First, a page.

From Audubon, no less. The article is entitled “As Ugly As A Tree” and can be found in the latest issue.
Americans are on a tree-planting binge, on the premise that jamming seedlings into the ground can offset carbon pollution. In truth, they’re causing a lot of harm. Tree-planting outfits are sprouting like kudzu. We have the Plant for the Planet campaign by the United Nations, Global ReLeaf by American Forests (said by some, mostly itself, to be the nation’s oldest “conservation” NGO), the Enterprise-Rent-a-Car 50 Million Tree Pledge, and all manner of ambitious ventures by the National Arbor Day Foundation, the National Tree Trust, SeedTree, Tree Central USA, Tree Musketeers, TreeFolks, Tree-Mendous, TreePeople, Trees for Life, Trees for the Future, Trees Forever, and Trees for Tomorrow, to mention just a few.
The public doesn’t understand that forests and trees are not the same thing. Forests are comprised of many organisms, only a few of which are trees. Planting monocultures of alien trees or even native trees doesn’t restore forests; it prevents them. This is why naturalists find recurring pledges to plant, say, a “billion trees” so terrifying…
Having engaged such formidable labor as the Boy Scouts, the United Nations’ Plant for the Planet campaign now vows to cluster-bomb the globe with “a billion trees”—all in 2007. As part of this effort it encourages faux-forest monocultures, or “sustainably managed plantations,” as it prefers to call them. But few plantations are “sustainable,” and most deplete water and require massive chemical fixes of fertilizers, insecticides, and herbicides.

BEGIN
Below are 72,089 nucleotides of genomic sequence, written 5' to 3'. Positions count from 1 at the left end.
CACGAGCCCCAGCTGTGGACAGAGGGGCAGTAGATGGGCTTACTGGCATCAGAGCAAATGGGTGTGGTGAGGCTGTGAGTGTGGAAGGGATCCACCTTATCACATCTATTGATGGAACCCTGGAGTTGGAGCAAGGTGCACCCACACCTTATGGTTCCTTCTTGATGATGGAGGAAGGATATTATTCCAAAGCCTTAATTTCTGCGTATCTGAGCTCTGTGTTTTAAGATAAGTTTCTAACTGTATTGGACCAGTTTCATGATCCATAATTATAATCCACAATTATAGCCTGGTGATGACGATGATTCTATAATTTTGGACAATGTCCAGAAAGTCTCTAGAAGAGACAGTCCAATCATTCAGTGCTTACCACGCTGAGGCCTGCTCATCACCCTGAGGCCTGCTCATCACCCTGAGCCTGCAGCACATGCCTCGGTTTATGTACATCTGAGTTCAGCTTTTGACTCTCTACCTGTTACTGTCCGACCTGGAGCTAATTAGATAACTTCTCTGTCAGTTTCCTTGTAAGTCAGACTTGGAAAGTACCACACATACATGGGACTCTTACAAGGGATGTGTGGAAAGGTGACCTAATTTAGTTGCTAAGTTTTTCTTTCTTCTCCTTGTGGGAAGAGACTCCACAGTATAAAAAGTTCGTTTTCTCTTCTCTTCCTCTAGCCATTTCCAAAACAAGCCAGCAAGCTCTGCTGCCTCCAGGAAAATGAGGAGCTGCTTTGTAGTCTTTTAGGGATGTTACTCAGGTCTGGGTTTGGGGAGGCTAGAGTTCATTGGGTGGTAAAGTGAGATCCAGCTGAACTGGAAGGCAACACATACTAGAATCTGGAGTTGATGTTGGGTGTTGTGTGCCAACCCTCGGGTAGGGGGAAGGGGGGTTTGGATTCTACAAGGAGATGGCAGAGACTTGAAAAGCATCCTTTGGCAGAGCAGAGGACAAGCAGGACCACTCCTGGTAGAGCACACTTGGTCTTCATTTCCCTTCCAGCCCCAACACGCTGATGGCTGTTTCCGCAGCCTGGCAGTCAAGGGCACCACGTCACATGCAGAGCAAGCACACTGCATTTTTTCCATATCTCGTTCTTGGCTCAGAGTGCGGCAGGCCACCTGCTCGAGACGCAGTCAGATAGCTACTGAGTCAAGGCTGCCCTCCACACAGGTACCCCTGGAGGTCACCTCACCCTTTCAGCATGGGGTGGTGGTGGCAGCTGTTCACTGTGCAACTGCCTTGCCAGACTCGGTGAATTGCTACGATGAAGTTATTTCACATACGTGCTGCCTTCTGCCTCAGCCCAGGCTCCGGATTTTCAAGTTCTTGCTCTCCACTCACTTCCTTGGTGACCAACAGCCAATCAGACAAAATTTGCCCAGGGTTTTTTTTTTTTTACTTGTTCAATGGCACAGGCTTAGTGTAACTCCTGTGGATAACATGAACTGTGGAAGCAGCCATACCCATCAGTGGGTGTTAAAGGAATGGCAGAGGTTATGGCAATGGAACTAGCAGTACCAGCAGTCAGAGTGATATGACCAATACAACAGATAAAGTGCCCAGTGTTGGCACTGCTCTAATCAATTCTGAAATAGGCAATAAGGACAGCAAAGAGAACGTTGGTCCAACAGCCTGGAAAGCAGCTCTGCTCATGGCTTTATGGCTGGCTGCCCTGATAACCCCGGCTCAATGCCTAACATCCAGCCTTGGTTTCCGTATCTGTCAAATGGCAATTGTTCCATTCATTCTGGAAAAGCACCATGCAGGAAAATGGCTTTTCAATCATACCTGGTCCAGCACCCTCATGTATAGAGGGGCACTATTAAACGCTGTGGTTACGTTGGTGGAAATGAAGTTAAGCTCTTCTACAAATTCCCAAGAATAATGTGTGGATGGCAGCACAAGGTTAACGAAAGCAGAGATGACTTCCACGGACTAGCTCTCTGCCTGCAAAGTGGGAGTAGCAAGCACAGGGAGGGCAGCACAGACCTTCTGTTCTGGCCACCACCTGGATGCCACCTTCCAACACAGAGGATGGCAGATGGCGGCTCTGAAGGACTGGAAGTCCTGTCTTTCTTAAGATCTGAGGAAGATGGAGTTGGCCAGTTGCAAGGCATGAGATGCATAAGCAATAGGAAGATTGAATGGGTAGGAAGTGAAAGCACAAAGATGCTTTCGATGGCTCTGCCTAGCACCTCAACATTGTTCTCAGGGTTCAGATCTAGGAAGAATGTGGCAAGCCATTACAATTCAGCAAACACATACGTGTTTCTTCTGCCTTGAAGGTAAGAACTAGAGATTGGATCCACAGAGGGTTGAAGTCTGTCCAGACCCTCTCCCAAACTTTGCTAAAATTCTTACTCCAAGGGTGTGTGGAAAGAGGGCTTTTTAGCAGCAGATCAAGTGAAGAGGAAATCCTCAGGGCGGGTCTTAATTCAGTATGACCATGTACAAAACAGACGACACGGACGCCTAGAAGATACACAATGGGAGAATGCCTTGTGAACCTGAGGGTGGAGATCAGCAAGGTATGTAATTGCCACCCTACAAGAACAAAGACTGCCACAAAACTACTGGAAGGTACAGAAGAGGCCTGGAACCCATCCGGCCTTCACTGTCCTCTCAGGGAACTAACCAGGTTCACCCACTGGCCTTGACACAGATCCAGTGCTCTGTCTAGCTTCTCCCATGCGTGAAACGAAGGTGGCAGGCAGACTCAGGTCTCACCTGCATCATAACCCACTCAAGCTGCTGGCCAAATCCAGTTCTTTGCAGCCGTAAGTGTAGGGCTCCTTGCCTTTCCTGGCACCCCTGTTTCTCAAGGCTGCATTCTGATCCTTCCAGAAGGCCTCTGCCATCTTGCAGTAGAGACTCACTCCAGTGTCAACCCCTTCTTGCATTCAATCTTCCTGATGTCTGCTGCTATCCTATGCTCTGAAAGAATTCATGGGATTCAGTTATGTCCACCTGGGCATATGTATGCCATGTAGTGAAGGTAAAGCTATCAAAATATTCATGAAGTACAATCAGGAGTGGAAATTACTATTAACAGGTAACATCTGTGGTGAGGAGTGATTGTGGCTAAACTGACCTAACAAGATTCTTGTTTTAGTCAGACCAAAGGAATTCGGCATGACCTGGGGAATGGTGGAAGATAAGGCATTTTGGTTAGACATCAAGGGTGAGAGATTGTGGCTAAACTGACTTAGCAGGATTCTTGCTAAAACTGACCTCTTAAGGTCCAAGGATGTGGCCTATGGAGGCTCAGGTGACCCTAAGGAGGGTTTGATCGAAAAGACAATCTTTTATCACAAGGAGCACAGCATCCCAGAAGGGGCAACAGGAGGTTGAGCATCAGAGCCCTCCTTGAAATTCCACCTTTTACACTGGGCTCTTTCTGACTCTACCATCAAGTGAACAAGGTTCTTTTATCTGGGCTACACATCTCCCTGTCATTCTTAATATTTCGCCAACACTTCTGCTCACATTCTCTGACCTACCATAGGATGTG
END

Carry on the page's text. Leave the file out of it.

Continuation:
But of all the damage done by ill-considered tree planting, none is more dangerous than the false sense of absolution provided by “carbon offsetting,” a booming industry in which greenhouse-gas polluters and governments constrained by the Kyoto Protocol purchase supposed mitigation by, among other things, paying someone to jam seedlings into the earth.
Denis Hayes, president of the Bullitt Foundation, an environmental grant maker, likens the worst offset programs to “indulgences”—the pre-Reformation get-out-of-jail-free cards hawked by the Catholic Church. (Go and sin no more—unless, of course, you pay us off.) “We tend to use ‘cap-and-trade’ as a single word,” Hayes told me. “But there’s capping and there’s trading, and my concern is with all these people treating offsets without any cap. Someone is buying someone else’s emissions, but that may not do anything to reduce total emissions.”
I guess we could have expected this, considering the biggest proponents of tree-planting and cap-and-trade systems are the politicians. Nonetheless, you’d never expect that tree-planting would ever be harmful, or, at least, harmful enough that Audubon would be telling us to stop – and with such strong language.
I would recommend reading the article in its entirety. Lots more where the above came from.